The findings of numerous studies continue to prove that moms-to-be need to be careful about what they’re eating and avoid some dangerous behaviours like over-indulging their cravings. Why? Because what you eat can directly affect the development of your child, in both the fetal stage and infancy.
For example, research shows that women who eat a higher sugar diet may have bigger babies. The sugar consumption triggers the baby to produce more insulin, which in turn promotes growth.
The reason for this- and one of the key “takeaways” from this article- is the fact that everything in a mother’s diet has a collective impact on her child’s development. While medical science used to believe that the placenta could filter out unwanted or unneeded nutrients, we now know this isn’t the case. So when a pregnant woman chooses to eat things that are high in sugar and low in nutritional value, those decisions are also being made for her child. And when these decisions are made consistently, your baby’s body will react and develop accordingly. A poor prenatal diet can even affect the infant’s eventual likelihood of developing chronic disease.
The nutrients that babies feed on and physically process in the womb also help determine the types of cravings they’ll have in infancy, because the mother’s diet shapes her baby’s sensitivity and receptiveness to certain tastes. So skip the sugar and greasy, processed foods. Make it a strict habit to exercise dietary balance, high nutrient density, and moderation.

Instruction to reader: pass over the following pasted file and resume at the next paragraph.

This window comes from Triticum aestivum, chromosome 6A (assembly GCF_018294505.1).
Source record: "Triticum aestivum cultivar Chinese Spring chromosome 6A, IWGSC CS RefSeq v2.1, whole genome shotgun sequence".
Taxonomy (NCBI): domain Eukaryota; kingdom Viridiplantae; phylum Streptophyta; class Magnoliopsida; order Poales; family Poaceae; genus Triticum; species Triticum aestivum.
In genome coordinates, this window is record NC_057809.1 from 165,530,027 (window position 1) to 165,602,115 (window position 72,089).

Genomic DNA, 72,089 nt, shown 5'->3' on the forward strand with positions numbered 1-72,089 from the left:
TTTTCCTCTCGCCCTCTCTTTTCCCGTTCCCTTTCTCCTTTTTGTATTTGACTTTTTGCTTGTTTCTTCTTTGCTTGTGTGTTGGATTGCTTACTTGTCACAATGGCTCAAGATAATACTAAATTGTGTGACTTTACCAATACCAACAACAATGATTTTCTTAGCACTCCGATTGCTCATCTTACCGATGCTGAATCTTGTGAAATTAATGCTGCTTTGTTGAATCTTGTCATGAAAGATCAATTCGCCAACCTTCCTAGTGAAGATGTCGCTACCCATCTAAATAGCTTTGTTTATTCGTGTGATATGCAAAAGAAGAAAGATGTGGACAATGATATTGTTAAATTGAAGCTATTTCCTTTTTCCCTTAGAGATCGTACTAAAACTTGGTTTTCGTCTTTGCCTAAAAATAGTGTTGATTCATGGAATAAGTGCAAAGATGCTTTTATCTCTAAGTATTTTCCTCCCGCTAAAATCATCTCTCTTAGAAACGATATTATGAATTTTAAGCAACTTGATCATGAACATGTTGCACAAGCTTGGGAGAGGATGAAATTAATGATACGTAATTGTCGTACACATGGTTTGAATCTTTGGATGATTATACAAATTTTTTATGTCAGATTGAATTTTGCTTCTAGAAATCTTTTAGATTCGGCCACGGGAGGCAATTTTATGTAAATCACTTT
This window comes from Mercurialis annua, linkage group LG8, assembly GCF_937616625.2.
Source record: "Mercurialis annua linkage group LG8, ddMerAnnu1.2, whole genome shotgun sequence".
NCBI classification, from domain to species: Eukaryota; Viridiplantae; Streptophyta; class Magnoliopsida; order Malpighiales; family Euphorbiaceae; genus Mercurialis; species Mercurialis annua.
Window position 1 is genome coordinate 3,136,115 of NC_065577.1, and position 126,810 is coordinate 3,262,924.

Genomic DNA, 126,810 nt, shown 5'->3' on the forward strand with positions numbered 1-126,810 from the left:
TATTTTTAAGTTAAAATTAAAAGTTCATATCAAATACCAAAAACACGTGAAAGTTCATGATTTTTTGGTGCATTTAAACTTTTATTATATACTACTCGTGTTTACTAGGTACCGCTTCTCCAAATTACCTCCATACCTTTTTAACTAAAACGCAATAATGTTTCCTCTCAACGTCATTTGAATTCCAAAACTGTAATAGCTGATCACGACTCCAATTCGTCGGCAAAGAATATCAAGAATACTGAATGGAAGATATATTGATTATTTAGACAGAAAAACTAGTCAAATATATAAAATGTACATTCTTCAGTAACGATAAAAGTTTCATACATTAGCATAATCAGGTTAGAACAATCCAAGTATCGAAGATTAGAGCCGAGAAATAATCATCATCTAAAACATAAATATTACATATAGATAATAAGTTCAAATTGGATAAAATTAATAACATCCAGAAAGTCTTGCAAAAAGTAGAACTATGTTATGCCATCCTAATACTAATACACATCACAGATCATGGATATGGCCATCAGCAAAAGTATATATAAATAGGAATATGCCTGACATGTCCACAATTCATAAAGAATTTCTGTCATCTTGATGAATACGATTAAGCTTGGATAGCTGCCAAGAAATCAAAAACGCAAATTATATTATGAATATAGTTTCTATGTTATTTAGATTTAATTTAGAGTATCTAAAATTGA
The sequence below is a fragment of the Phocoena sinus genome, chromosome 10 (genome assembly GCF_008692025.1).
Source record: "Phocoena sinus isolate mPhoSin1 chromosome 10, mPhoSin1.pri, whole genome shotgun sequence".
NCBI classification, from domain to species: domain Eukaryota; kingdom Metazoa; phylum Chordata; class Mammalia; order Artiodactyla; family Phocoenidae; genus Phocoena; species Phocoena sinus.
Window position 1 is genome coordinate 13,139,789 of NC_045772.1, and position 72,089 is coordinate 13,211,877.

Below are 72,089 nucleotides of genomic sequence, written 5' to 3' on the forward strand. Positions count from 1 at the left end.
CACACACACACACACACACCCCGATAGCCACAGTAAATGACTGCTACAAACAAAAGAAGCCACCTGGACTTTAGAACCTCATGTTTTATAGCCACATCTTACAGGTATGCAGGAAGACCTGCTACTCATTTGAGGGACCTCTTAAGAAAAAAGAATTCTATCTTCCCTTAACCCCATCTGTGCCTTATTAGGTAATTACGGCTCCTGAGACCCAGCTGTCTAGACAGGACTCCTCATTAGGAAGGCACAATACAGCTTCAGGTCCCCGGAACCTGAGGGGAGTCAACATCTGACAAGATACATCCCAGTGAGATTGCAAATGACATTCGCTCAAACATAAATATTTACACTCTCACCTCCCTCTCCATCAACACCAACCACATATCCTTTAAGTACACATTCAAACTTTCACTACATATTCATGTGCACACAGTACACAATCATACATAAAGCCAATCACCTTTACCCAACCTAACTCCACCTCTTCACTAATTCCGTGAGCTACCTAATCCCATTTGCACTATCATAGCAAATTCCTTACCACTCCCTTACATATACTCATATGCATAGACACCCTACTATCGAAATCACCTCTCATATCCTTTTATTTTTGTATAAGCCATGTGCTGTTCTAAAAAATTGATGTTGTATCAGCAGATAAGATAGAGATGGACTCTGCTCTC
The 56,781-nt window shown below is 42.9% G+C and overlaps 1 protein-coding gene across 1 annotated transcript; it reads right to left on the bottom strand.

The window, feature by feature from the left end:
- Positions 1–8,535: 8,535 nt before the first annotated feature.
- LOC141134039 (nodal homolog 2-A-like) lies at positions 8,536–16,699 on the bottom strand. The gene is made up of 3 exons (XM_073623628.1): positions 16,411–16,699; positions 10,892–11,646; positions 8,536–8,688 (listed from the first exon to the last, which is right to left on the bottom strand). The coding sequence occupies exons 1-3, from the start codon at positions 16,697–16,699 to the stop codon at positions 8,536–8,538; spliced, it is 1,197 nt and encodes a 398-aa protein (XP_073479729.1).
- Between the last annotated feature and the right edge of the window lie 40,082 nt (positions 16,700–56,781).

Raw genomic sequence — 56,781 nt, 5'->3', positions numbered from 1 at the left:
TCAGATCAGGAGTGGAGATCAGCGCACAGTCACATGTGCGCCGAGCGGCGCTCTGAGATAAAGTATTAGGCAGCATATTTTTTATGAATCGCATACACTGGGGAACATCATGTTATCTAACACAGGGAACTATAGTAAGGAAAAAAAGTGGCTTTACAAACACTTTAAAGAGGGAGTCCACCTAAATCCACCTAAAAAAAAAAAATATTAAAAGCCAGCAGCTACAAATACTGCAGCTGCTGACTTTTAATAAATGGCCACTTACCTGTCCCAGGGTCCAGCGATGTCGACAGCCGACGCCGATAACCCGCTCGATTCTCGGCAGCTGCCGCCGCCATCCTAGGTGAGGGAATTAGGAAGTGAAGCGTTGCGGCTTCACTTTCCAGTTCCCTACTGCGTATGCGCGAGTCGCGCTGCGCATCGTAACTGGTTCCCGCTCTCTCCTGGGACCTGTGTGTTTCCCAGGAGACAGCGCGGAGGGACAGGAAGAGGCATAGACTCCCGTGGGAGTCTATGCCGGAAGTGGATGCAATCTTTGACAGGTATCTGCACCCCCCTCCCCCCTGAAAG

Yes, moderation. As the article points out, it’s important to understand what it means to be “eating for two.” This is a misleading expression because the volume of food you need to consume while pregnant is never going to double. In fact the view that pregnancy is a time to “let go” contributes to the problem of compromised fetal nutrition. When women eat empty calories, avoid exercise, and indulge repeatedly in high-sugar, high-sodium or high-fat food cravings, their pregnancy weight gain begins to exceed the targeted and healthy range of 25 to 35 pounds.
Of course pregnancies are subjective and body weight, nutritional needs, and gestational health concerns vary. However, understanding your personal needs is a good place to start. Consult Health Canada’s pregnancy weight gain guide, set up a diet plan based on your own cravings and aversions, and try to remind yourself that the right combination of nutrition knowledge and discipline could go a long way in keeping your child healthy.